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A strike on the horizon at Sunwing?

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A strike on the horizon at Sunwing? Sunwing

The union of Sunwing flight attendants, attempting to negotiate their first collective agreement, recently learned of the dismissal of management's spokesperson at the negotiating table.


The Interim Director of Human Resources lost his job on Wednesday, January 23. The union views this as a major setback. Furthermore, in the last few days, the company seemed to be doing as much as possible to stall the conciliation process.

"This director was the only Sunwing negotiator accustomed to collective bargaining. Under his leadership, with the help of the Ministry of Labour conciliator, the talks were productive. His departure is a very bad sign. We're concerned that negotiations will be deadlocked, and we suspect that is exactly what the company wants," said Mark Brancelj, president of the union of Sunwing flight attendants, CUPE Local 4055.

At the company's request, a conciliator from the Ministry of Labour was appointed on January 2. Two days of conciliation were held on January 17 and 18, and five more are scheduled between February 11 and 15. On March 2, sixty days after the start of the conciliation period, the flight attendants' union will have the right to strike. At that time, the conciliation period can be extended with the consent of both parties. But as things stand now, the union doubts that it would agree to an extension.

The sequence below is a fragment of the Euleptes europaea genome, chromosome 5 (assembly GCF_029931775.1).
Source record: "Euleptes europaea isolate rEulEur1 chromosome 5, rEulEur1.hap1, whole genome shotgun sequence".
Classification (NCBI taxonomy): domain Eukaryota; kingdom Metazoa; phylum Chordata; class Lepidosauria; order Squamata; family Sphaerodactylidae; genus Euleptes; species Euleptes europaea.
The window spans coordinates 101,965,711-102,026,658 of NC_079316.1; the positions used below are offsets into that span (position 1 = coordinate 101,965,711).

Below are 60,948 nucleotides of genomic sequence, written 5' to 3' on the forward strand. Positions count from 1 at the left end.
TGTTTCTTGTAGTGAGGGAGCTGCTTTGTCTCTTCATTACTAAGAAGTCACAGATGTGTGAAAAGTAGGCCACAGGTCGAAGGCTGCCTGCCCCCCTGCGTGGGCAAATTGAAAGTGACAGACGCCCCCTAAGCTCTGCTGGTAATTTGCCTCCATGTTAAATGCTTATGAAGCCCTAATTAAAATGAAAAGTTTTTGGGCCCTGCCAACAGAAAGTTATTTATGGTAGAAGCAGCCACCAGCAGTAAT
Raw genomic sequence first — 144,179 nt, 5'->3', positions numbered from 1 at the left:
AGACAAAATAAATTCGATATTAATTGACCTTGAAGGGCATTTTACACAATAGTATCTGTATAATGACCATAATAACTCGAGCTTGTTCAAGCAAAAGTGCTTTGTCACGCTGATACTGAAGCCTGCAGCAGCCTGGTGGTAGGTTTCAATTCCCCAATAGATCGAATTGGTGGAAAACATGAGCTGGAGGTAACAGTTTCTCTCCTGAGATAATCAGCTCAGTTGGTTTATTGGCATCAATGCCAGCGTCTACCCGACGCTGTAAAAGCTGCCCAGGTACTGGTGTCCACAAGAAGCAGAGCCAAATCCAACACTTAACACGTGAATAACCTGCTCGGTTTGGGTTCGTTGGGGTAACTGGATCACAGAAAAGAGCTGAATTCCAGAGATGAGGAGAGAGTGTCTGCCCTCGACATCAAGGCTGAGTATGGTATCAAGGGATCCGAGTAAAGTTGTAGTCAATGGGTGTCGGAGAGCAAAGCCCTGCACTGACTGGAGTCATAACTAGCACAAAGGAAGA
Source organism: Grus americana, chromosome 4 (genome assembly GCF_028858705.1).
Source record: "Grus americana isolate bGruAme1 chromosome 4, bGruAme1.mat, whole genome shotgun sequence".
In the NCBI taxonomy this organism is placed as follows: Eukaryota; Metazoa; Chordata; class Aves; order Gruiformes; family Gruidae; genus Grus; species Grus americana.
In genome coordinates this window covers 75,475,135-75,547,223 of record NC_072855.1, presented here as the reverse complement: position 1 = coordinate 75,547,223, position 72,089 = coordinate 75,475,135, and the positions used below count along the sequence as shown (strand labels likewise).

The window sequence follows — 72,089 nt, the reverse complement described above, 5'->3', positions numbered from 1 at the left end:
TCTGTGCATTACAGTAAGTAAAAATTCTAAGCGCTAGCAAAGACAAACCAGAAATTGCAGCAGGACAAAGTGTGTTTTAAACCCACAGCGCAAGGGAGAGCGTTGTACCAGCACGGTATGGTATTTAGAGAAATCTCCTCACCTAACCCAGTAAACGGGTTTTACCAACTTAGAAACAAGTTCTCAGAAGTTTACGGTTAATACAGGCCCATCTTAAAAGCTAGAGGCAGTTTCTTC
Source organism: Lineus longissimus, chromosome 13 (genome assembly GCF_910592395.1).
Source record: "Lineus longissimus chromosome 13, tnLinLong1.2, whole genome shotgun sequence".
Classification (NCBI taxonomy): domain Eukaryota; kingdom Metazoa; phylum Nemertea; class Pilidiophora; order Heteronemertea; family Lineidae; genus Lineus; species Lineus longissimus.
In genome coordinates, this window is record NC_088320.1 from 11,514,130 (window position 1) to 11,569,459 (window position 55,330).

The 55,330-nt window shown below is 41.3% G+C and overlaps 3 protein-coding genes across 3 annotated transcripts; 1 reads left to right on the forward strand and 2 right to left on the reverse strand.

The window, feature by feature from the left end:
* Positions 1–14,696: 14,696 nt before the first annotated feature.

"With the departure of the management spokesperson, it seems as if we'll be starting from scratch. This is extremely frustrating for the flight attendants who are waiting for their first collective agreement. If our fears of a deadlock materialize, we will have no choice but to consider strike action," warned Caroline Bédard, the Canadian Union of Public Employees (CUPE) national representative responsible for the file.

Last March, the approximately 900 Sunwing flight attendants chose to join CUPE in a vote conducted by the Canada Industrial Relations Board. Since accreditation, their union local has organized and taken shape. The union bargaining committee is made up of representatives from each of the airline's six bases: Vancouver, Calgary, Toronto, Ottawa, Montreal and Quebec City. It has been attempting to negotiate its first collective agreement since September 12, 2012.

CUPE is Canada's largest airline union. In addition to its Sunwing members, CUPE represents nearly 10,000 flight attendants at Air Canada, Air Transat, CanJet, First Air and Cathay Pacific, as well as ground agents at Porter Airlines in Ottawa.

CUPE is the largest union in Canada, with 618,000 members working in health, education, municipalities, libraries, universities, social services, public utilities, urban and air transport, emergency services and communications. 

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